Apple journaling app will be part of iOS 17, Sherlocking Day One

Home » Apple journaling app will be part of iOS 17, Sherlocking Day One
Apple journaling app will be part of iOS 17, Sherlocking Day One

A new report says that one of the new features being introduced as part of iOS 17 is an Apple journaling app, along the lines of the popular Day One app (shown above).

The new app will be one of the stock apps pre-installed on all new iPhones, and will reportedly be able to automatically track your location and read data from other Apple apps …

What is journaling?

Journaling is the practice of daily writing about your thoughts, feelings, decisions, and more.

Some people write free-form, simply writing whatever comes to mind without censorship or structure. Others find it helpful to answer specific questions, or respond to prompts. Examples might include:

  • What are you struggling with?
  • What are you grateful for?
  • What’s something you’d like to achieve today?
  • What’s a short-term goal you have?
  • What’s a long-term goal you have?
  • What action(s) can you take today to work toward these goals?

Benefits of journaling

Medical site WebMD says studies show that journaling can help in many ways:

  • Reduce anxiety
  • Reduce unhelpful obsessive thought cycles (aka brooding)
  • Increase self-awareness
  • Better regulate emotions
  • Help people to see when they need to reach out for support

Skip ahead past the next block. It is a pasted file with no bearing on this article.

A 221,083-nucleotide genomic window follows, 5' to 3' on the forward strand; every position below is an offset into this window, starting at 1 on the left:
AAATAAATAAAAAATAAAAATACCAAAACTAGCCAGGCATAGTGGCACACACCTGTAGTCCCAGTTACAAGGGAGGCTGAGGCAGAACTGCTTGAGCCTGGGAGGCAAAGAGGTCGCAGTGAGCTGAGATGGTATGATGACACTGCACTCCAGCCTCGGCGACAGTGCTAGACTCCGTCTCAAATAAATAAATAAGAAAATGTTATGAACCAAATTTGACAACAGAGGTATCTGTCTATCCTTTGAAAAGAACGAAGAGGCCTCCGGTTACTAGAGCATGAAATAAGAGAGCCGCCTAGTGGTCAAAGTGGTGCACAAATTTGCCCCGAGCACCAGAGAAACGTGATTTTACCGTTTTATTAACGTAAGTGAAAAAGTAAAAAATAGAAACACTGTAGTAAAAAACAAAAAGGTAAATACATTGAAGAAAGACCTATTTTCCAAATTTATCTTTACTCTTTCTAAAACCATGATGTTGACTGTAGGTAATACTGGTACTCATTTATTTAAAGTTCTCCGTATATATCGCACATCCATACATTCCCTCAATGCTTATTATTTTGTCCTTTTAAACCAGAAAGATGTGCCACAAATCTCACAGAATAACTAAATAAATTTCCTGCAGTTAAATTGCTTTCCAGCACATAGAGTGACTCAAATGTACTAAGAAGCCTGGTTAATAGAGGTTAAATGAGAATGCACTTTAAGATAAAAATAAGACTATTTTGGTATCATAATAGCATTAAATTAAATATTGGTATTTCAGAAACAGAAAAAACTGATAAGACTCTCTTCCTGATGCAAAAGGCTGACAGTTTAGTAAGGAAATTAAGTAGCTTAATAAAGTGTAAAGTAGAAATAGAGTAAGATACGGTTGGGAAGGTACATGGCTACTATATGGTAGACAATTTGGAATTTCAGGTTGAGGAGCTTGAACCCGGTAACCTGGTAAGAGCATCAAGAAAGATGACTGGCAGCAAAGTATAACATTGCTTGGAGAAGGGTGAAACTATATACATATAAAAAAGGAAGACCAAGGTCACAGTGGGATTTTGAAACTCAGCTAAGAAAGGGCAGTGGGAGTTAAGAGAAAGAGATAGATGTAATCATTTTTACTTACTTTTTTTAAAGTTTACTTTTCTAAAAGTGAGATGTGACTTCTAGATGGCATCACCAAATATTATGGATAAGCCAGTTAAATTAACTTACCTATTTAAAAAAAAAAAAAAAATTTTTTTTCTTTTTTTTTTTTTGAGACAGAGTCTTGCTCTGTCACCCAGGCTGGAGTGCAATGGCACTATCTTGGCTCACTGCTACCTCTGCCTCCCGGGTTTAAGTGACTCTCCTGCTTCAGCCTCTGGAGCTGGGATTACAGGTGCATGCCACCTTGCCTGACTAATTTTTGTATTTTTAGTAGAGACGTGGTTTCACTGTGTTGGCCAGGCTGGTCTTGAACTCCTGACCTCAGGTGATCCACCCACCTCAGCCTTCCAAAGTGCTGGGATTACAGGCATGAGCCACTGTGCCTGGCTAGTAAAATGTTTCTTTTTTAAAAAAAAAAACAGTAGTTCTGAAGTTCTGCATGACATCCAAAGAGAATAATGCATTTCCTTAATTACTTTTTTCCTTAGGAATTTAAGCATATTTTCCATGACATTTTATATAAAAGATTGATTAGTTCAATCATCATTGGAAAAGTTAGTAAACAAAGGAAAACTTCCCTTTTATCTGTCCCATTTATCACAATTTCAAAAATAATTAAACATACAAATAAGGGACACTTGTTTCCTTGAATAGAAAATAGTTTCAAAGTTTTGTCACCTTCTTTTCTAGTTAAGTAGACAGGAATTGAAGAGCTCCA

Studies have even shown positive impacts on physical health.

A study on 49 adults in New Zealand found that those who wrote for 20 minutes about their feelings on upsetting events healed faster after a biopsy than those who wrote about daily activities. Similarly, college students who wrote about stressful events were less likely to get sick compared to those who wrote about neutral topics like their room.

Apple journaling app

The WSJ cites internal Apple documents describing a journaling app code-named Jurassic.

Apple is planning an iPhone app to let users compile their daily activities as part of its efforts in the market for mental and physical health technology, according to documents viewed by The Wall Street Journal.

The software will compete in a category of so-called journaling apps, such as Day One, which lets users track and record their activities and thoughts. The new Apple product underscores the company’s growing interest in mental health.

The app is said to capture data from other Apple apps, but to do so in a privacy-respecting way.

The app is expected to offer “All Day People Discovery” to detect a user’s physical proximity to other people, and Apple will seek to distinguish between friends outside work and colleagues […]

In the documents, Apple said privacy and security will be central to the software’s design. The analysis of the user’s day will take place on-device, according to the documents. On-device data are generally not transmitted or shared.

Apple of course already has several apps intended to boost both physical and mental wellbeing: Health, Activity, and Mindfulness.

Day One app founder says it is being Sherlocked

Paul Mayne, founder of the Day One app, says that his app is being Sherlocked – the name given to Apple taking the functionality of popular third-party apps and including it either in the operating system, or one of its own stock apps.

“It’s always the worst thing to have to hear that you’re about to be sherlocked,” said Mayne […] when the Journal informed him of the company’s plans.

Mayne said that after Apple gave the app a design award back in 2014, it subsequently provided a lot of visibility and support to Day One. However, he says, that ended in 2020, and he suspected then that the iPhone maker was building its own app.

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